Roman Dodecahedra of Unknown Function

Posted by Chris Parker | October 18, 2005 5

Mathematics Today: December 2004

“While I was a guest at the Max Planck Institute for Mathematics in Bonn during the summer of 2004, I came across the following interesting Roman item:

Figure 1: Roman dodecahedron from the Rheinisches Landesmuseum Bonn

This is a Roman dodecahedron made of bronze, dating from the 2nd or 3rd century A.D., which was found in the vicinity of modern Bonn. It has small spherical objects at each of its vertices, and at the centre of each of its faces is a circular hole. Also on the faces are small circles, arranged in the shape of a pentagon around the circular hole.

About 100 of these curious objects have been found, from England in the north and Hungary in the east to Italy, with the greatest number discovered in the west of Germany and in France. They appear in various contexts, and have been constructed of several materials, such as bronze and stone.

No-one knows what they were used for. They are never mentioned in contemporary literature and do not appear in any surviving pictures of the time. Various conjectures exist as to their use, from being used to calibrate the size of water pipes, through candle holders (wax was found in one of them) to army parade standard bases, however, the most widely-held theory is that they were religious artefacts of some sort, possibly used in rites derived from Celtic sources. This last hypothesis has been suggested because the dodecahedra have mostly been found in Gallo-Roman sites.

There are some references available in the archaeological literature, such as ; the standard book reference is , which is in Flemish with a French summary, and a slightly newer treatise is , which is in German (although many of the facts in this book are summarised in Artmann’s book on Euclid . One of the few recent references in the mathematical literature (which is in English) is a short note which is also by Artmann .

5 Responses

  • B Campbell

    Some 20 years ago while diging in my rear garden north of Romford, England I came across a Roman Dodecahedra. At the time I had no idea what I had found until some years later I saw one displayed in a Roman Fort Museum outside Frankfurt, Germany. I subsequently took the item to the British Museum, where I was told it was either a fake or one of the best examples of a Roman Dodecahedra found to date. I, of course, know it to be genuine in as much as I discovered it when removing a tree stump and buried perhaps two feet down… I still have the Dodecahedra and can supply photographs and dimensions upon (reasonable) request..

  • Administrator

    Dear Campbell,

    We’d love to see photos. Any idea from holding one in your hands what they might have been used for?

  • B Campbell

    Hello, It is great that someone has an interest in these objects. I have to say I was very disappointed by the response I had from British Museum staff, although to be fair they were working in temporary accomodation during renovations to the Museum when I visited them. It is strange you say “holding one in your hands” as it is about that size. I have always wondered about the little ‘mushroom’ pegs or legs, as they appear to me to be important, not just left over from casting the metal. My theory before I knew the artefact to be Roman was that it was a plumber’s form for checking the diameter of pipes. Each hole/bore is a different diameter, ten are beautifully formed, each with three concentric furrowed around them, while the remaining two, which might be described as top and bottom, are more roughly formed, with no concentric circles. The bottom/base one in my orientation being the largest diameter bore, the top one being slightly smaller in diameter, but both larger in diameter than any of the ten others. I believe for this reason some have speculated the dodecahedra might have been impailed upon a stake, pike or staff. Returning to the pegs, which appear to have been purposely shaped into ‘mushrooms’, I can see in my minds eye it covered in a leather jacket, the pegs being pressed through eyelets to hold the covering in place.. Maybe fanciful on my part as the dodecahedra is truly a lovely piece of art-form, fuctional or not. I am not certain how I go about providing pictures for display here and I would welcome your advice. I hope my brief, and quick, description is helpful. My Dodecahedra is made of bronze I believe and of a brown coppery colour, it truly is magical and fascinating!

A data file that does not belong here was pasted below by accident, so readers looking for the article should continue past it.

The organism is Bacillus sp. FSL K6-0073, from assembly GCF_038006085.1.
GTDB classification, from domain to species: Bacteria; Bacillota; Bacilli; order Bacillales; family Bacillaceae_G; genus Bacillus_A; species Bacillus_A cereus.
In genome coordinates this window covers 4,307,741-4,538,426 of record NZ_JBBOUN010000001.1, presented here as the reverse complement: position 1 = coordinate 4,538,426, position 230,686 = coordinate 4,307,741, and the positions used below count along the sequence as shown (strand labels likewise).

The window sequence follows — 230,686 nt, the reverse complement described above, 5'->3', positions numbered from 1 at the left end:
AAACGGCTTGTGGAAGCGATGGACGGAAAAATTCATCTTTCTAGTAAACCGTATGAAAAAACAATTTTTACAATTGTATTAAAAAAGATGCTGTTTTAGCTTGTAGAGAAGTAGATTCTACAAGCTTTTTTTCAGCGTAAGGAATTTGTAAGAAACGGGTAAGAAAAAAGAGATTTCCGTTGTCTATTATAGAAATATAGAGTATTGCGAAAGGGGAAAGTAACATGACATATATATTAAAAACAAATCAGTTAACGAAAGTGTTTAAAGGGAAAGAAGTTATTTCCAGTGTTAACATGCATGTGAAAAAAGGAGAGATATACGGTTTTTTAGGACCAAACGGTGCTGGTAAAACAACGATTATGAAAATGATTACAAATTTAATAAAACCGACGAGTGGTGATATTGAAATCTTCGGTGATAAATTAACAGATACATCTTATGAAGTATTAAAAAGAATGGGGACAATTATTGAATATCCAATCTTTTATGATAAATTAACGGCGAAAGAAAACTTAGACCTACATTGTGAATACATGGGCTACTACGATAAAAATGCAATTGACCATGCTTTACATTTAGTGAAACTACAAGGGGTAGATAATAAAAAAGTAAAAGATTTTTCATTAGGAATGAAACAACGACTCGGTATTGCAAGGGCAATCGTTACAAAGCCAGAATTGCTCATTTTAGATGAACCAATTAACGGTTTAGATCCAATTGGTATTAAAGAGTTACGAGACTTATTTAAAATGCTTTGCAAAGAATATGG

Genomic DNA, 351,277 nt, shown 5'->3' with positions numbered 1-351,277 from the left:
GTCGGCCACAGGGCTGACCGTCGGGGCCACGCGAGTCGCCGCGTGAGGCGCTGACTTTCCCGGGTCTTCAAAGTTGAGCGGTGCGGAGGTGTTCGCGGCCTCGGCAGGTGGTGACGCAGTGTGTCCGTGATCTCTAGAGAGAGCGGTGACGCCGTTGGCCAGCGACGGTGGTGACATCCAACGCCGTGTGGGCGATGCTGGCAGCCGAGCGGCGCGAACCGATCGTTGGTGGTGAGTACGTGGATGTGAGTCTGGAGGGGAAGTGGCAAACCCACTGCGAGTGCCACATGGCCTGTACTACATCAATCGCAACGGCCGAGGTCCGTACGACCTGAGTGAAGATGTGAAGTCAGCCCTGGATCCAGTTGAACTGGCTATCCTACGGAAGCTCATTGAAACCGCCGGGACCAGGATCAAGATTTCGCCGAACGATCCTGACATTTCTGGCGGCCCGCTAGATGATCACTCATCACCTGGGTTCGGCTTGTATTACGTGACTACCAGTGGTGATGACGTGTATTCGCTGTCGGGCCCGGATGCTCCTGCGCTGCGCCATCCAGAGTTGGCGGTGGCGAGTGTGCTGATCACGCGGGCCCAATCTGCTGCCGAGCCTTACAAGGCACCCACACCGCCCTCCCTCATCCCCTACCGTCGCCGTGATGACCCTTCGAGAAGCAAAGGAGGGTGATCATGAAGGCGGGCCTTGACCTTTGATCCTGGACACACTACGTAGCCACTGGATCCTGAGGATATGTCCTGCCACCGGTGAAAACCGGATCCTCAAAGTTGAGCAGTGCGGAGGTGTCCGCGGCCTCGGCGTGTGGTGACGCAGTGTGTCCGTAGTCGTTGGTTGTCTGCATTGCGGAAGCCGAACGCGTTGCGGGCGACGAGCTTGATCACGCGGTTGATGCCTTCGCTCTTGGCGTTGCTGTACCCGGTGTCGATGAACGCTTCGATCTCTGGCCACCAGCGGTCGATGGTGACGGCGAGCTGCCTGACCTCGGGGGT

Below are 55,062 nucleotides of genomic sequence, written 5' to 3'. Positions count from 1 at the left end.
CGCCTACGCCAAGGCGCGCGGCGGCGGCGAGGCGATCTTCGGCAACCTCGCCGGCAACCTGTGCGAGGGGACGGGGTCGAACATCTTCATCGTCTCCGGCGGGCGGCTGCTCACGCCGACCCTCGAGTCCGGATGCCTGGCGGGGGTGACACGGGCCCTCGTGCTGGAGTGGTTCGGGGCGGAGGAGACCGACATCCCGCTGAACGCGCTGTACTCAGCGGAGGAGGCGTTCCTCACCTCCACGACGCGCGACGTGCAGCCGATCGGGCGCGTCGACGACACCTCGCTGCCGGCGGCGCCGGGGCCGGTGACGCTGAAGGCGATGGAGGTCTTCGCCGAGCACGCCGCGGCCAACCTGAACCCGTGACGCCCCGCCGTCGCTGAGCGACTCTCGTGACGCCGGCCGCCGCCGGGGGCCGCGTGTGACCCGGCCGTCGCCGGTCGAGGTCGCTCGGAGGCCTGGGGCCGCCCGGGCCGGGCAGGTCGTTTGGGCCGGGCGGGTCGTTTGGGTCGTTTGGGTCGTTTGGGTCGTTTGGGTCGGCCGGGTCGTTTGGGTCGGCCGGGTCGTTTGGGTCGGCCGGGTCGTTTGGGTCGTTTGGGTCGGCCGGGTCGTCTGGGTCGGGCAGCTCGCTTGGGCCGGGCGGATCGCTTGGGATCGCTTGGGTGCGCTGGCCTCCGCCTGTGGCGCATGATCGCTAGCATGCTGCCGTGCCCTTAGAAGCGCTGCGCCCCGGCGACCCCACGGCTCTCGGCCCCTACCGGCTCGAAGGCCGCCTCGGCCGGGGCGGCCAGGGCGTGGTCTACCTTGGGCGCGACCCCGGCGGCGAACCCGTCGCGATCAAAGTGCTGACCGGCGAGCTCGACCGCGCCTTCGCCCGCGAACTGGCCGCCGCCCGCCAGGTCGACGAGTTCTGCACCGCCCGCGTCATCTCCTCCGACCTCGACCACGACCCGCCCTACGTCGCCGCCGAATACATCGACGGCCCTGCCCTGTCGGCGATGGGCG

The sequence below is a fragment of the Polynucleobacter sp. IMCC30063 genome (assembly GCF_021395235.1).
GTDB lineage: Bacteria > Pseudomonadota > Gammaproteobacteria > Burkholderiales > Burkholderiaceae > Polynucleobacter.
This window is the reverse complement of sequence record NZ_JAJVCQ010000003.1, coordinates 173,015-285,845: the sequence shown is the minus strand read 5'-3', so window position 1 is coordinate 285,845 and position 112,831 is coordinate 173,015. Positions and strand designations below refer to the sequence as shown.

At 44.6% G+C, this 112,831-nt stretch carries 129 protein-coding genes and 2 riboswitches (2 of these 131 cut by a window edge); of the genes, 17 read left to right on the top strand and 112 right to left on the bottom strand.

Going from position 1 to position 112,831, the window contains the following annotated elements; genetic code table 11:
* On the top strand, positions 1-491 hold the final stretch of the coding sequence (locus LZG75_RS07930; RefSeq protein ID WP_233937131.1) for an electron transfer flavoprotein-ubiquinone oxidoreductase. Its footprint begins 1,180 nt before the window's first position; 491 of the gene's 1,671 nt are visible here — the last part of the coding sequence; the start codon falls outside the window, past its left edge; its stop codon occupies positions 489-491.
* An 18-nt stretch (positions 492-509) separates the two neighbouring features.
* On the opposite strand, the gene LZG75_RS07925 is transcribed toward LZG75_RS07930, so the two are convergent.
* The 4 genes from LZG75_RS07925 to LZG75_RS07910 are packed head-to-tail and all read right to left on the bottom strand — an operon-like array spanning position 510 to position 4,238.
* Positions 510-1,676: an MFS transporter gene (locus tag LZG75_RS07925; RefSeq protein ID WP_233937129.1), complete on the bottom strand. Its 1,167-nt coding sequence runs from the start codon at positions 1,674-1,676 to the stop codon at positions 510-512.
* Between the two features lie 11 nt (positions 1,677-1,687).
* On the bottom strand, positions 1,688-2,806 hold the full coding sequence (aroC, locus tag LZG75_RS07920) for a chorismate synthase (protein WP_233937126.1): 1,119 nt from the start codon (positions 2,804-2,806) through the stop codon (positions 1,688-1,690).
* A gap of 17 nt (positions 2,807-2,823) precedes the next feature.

• Administrator

    Dear B.

    You can e-mail the photos to I would set up a new page for the photos incorporating this intitial post topic and perhaps this description. If you want to leave contact info for yourself, we could encourage, anyone with answers or questions to contact you.

    Since metal can’t be dated they may not even be Roman. Maybe the Romans found them. Even for your guestimated uses they seem to be very turned out and needlessly artisitic.

  • B Campbell

    Thank you… I will e-mail photos as requested.. I have read that these Dodecahedra may be Druidic in origin and seized by the Romans during their occupations. I find this difficult to believe. For if their value to the Druids was as important as has been speculated, I would have expected the Druids to have secreted them away and at least some to have been found in places other than those occupied by the Roman Legions. That said, there remains the question why Dedecahedra have not to my knowledge been discovered in Italy, even if only taken there as spoils of war.

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